Saturday’s win over Birmingham City ticked another box or two in Frank Lampard’s textbook as he learns to be a manager.
It revolved around how to solve the problem of having two key players missing in the centre of midfield, and how to replace them.
For the majority of the season, Mason Mount and Craig Bryson have complemented each other really well in the middle, with the likes of Tom Huddlestone, Joe Ledley or Bradley Johnson often deployed just behind them.
So with Bryson already out but the Rams having coped well without him in the games with West Brom, Middlesbrough and Chelsea, it was therefore a blow when Mount was declared unfit to face Birmingham due to an ankle injury.
Such influential players missing could easily have disrupted the Rams’ recent flow, particularly in such a key area, indeed that was the case in the first-half as they struggled to move the ball quickly enough through the middle.
The use of Duane Holmes in a central role was a bit of a shot in the dark from Lampard as, even though he’ll know the player’s attributes from having seen him in training, it was Holmes’ first start in a Derby shirt and he’s also been more often used in a wide role throughout his career, although he has been deployed centrally at times.
Harry Wilson was alongside him but his versatility has been shown throughout his time at Pride Park, including having played centrally to great effect. That said, it still made for an unfamiliar midfield.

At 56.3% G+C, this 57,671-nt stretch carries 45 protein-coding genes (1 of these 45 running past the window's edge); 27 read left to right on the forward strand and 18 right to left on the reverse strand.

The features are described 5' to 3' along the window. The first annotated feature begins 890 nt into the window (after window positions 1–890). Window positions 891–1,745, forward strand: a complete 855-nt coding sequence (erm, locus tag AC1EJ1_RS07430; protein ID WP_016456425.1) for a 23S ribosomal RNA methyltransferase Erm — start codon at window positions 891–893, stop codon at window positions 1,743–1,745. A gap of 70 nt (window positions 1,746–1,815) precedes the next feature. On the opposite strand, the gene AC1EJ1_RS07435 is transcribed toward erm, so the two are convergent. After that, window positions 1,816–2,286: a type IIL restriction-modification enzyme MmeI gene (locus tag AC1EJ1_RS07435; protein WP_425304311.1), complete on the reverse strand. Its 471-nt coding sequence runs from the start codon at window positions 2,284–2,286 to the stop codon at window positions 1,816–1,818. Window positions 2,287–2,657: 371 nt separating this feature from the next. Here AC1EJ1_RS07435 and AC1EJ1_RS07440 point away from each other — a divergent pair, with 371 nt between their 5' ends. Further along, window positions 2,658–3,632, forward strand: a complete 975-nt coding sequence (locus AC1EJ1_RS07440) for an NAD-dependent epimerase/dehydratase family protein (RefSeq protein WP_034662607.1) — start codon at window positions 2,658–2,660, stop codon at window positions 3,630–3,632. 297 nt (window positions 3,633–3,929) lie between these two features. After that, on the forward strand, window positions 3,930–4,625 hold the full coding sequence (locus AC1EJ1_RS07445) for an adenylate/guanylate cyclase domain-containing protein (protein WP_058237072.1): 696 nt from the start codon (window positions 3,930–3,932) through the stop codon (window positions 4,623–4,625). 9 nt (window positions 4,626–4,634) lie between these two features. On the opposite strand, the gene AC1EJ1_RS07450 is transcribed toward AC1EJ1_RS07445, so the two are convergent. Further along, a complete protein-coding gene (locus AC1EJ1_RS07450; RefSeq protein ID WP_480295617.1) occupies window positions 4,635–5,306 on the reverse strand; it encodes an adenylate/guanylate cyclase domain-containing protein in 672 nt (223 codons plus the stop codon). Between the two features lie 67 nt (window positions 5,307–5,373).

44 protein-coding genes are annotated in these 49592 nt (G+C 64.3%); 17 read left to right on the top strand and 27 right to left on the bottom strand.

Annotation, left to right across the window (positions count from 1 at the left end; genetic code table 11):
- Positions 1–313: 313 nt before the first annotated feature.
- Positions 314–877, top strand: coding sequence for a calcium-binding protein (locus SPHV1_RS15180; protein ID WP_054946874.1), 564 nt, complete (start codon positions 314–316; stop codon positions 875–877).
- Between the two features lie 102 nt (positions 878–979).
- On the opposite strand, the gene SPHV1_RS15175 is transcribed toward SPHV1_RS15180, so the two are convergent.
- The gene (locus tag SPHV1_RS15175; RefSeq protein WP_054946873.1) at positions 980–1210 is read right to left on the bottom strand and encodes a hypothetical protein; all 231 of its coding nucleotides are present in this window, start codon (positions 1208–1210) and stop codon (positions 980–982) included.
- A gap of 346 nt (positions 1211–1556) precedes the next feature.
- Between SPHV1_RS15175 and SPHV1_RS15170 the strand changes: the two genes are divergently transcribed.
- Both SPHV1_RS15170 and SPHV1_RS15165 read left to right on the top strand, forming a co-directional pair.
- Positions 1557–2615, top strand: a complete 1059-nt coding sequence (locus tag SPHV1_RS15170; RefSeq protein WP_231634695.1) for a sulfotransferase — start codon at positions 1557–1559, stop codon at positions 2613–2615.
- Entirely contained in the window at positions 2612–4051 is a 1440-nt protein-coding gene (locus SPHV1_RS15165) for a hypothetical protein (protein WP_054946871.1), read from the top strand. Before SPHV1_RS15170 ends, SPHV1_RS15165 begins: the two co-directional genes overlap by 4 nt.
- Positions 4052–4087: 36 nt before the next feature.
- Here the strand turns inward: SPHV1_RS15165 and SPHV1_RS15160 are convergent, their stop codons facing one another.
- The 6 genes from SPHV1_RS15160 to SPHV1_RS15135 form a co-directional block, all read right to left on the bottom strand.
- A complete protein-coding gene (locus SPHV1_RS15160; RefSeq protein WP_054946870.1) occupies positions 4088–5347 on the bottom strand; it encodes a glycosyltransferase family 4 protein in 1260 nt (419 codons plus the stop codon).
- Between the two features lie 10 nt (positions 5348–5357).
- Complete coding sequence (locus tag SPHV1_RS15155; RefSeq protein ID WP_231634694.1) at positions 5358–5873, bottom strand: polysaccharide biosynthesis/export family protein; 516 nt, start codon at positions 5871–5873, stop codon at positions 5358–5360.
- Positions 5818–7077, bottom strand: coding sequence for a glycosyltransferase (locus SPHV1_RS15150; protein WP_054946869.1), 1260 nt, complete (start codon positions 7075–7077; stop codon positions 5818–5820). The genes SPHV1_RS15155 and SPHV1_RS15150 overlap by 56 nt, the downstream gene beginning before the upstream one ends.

Once the call for more mobility and tempo had been made at half-time, Wilson and Holmes proceeded to provide it and to great effect. Holmes suddenly looked more comfortable on the ball and Wilson seemed to drift around with a bit more freedom than before, helping result in a far more fluid display throughout the team.
Mount and Bryson will, for me, remain the first choice pairing in central midfield, but it was good to see Lampard has more than one decent back up plan should he need it.
One other talking point to come out of the Birmingham game revolved around the second Rams goal.
Much debate was sparked in the press box as to whether it should have been credited to Wilson, or whether, as was my opinion, that it should go down as a Lukas Jutkiewicz own goal.
My first instinct, given I was almost right behind the line of the ball, was that it was an own goal all day long, and it’s an opinion I stick by.
The initial cross or shot from Wilson may have been just about on target, but had Jutkiewicz not got such a big touch then goalkeeper Lee Camp or the post would have intervened.
It was more than just a deflection, as Jutkiewicz was attempting to clear the ball, or at least get a foot to it, and in doing so his heavy touch sent it over Camp and into the net.
I’m not sure if a ‘dubious goals panel’ convenes to decide goals in the Championship, but if they do then that’s one they’ll have to mull over!